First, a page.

Hello! I am honored to now be posting on The Sexy Feminist from my own byline. You may recognize my name from a few guest posts that have gone up over the past two months, and I look forward to contributing my voice along with Jennifer, Heather, and the entire Sexy Feminist community. I would like to begin by writing about why, as a man, I am excited and honored to contribute here. I have had a lot of fun researching and writing my previous posts, but my feminism is something I take rather seriously. I am certainly not alone as a male feminist, but the phrase “male feminist” comes off as strange or oxymoronic to many. I’m here to express why that point of view could not be further from the truth.
For a long time, I was resistant to the idea of calling myself a feminist. I have long believed in feminist goals — equal pay, equal opportunity, bodily autonomy, dismantling the culture of violence toward women, etc. — but various factors prevented me from fully committing to my beliefs. For one thing, I didn’t think that feminism was “my fight.” I understood that women, as a group, suffer oppression and are subjected to harsh societal double standards. I felt empathy and I hoped for feminism to succeed. But I did not think I, as a man, had a place in this cause, other than as a near-silent supporter from the sidelines. Even worse, I was afraid to give myself the label of feminist. Our society has rather rigid ideas of what constitutes “masculinity,” and men who do not conform are punished through various forms of social stigma, or, in extreme cases, physical violence. Calling oneself a feminist is a surefire way to be seen as “not masculine.”
Then I grew up emotionally, and I realized the fallacies behind my reasoning. Basing my behavior on how society views masculinity is a negative effect of the patriarchal culture that feminism is fighting against. Men and women alike are negatively affected by the patriarchy (although women have it much, much worse). For me personally, I was suppressing my beliefs because I feared how others would view and treat me if I expressed them. That is the mark of an unfree, oppressive social order, and upon realizing that, I was able to understand just how much I had been influenced by the patriarchy. By conforming my behavior to what society asked of me, I was feeding into the very social status quo I believed should change. When I realized that, I knew that I could not say I believed in equality if my behavior reinforced an unequal society.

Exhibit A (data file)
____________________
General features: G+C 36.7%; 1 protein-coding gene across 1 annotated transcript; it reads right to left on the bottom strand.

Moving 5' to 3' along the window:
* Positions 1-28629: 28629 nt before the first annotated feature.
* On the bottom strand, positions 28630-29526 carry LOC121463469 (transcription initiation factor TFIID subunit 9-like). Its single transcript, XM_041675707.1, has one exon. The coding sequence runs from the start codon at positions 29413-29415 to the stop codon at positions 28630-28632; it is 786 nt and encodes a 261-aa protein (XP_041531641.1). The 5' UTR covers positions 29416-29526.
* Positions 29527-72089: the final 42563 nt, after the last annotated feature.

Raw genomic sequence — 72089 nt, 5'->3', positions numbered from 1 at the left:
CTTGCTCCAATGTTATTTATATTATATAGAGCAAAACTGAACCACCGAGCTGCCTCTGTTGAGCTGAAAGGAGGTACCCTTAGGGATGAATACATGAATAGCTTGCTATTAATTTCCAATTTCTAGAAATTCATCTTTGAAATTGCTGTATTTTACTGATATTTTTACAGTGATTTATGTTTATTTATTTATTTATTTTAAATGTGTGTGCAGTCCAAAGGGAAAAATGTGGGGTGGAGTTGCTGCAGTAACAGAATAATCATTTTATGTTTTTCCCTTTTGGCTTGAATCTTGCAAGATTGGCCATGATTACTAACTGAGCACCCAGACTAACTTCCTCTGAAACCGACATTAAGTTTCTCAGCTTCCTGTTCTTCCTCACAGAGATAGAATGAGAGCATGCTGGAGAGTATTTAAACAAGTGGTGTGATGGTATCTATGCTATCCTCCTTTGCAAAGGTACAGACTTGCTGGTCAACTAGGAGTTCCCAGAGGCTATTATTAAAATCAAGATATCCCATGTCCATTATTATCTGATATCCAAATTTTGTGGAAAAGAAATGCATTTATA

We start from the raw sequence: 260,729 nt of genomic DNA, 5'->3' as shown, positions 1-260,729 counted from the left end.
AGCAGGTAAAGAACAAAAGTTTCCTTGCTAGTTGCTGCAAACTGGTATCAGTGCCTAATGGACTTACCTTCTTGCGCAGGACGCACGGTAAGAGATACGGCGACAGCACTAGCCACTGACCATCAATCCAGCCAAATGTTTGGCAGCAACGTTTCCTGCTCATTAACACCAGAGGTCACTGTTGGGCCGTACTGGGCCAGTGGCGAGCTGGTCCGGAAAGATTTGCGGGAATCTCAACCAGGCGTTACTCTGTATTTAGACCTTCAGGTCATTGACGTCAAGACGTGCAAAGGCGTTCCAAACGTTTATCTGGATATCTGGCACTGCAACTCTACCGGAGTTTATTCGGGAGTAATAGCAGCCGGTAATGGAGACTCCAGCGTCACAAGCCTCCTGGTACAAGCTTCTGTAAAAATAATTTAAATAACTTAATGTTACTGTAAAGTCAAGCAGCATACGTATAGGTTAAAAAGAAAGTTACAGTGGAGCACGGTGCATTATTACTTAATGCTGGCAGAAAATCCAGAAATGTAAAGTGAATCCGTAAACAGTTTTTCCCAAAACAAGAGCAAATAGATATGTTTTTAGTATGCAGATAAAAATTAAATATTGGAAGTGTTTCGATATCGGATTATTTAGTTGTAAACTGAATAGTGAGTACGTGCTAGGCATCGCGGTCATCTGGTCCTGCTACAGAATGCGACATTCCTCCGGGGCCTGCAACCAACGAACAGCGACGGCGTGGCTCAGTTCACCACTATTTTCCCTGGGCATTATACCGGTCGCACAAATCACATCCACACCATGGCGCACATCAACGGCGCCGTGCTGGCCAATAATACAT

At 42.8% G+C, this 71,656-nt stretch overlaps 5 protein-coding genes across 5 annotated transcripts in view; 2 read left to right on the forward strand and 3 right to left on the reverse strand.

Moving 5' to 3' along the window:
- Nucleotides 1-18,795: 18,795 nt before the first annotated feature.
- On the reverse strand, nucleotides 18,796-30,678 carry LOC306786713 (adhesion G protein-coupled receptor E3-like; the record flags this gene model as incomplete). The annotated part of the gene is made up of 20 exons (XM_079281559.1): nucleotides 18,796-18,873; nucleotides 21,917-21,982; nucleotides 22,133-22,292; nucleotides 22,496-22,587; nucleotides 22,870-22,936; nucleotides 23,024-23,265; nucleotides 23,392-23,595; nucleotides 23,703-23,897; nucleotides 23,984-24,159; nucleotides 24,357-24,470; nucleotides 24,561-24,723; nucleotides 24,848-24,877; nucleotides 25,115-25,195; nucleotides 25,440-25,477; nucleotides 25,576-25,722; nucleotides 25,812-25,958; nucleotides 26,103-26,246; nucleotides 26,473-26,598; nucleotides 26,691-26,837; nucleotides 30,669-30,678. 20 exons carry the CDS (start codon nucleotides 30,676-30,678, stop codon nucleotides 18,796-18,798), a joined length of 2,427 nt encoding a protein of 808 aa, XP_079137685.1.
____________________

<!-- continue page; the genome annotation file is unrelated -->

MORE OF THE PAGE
As for my other reason, the notion that the fight for equality is “not my fight” is lazy, apathetic, and cowardly. If one believes that an oppressed group should not be oppressed, one must work to make it so, even if one is not a member of the oppressed group. Feminism challenges poisonous ideas that are deeply ingrained in our society. As someone who believes that challenging those ideas is a social imperative, I would fail to live up to my beliefs if I did not actively vocalize and act upon them. As previously explained, by choosing to do nothing, I was behaving according to the status quo that feminism seeks to dismantle. I may have never personally told a woman to “go make me a sandwich” or tried to pay a women less than a man for doing the same job, but I was content to let other people do the hard work of challenging this oppression while I continued to mindlessly enjoy the privileges given to me as a result of my Y chromosome.
In order for social change to occur, we must change ourselves. Just because a man has never personally wronged a woman, he contributes to the status quo by not fighting against it. Only by choosing to work against the established view of how men and women should behave and be treated can someone work towards improving society. I know that many people think they are fine the way they are and will bristle at being asked to change, but the change I am advocating is not difficult. Men need to accept that we are given a privilege at birth, that, because of our sex, we will be treated better by the government and by our employers, and that we will be in less danger of physical attacks and sexual assault. And then, we must willingly release that privilege. We must treat others with dignity and respect, treat others like they are human beings, as opposed to nurses, maids, sexual objects, or any of the other subordinate roles society has imposed upon women. And we must advocate against those who would do otherwise. Your life will not get worse by accepting that all humans are equal and you will not lose anything by working toward equality. In fact, your life will almost certainly improve. (Once I stopped caring about how society perceived my masculinity, I became much happier.) Being a male feminist is not an oxymoron, it is not strange, and it is not a rarity. Being a male feminist is essential to being human. You can choose not to act and to let an unequal and hostile society continue. Or you can choose to seek equality, and improve the lives of women and men alike.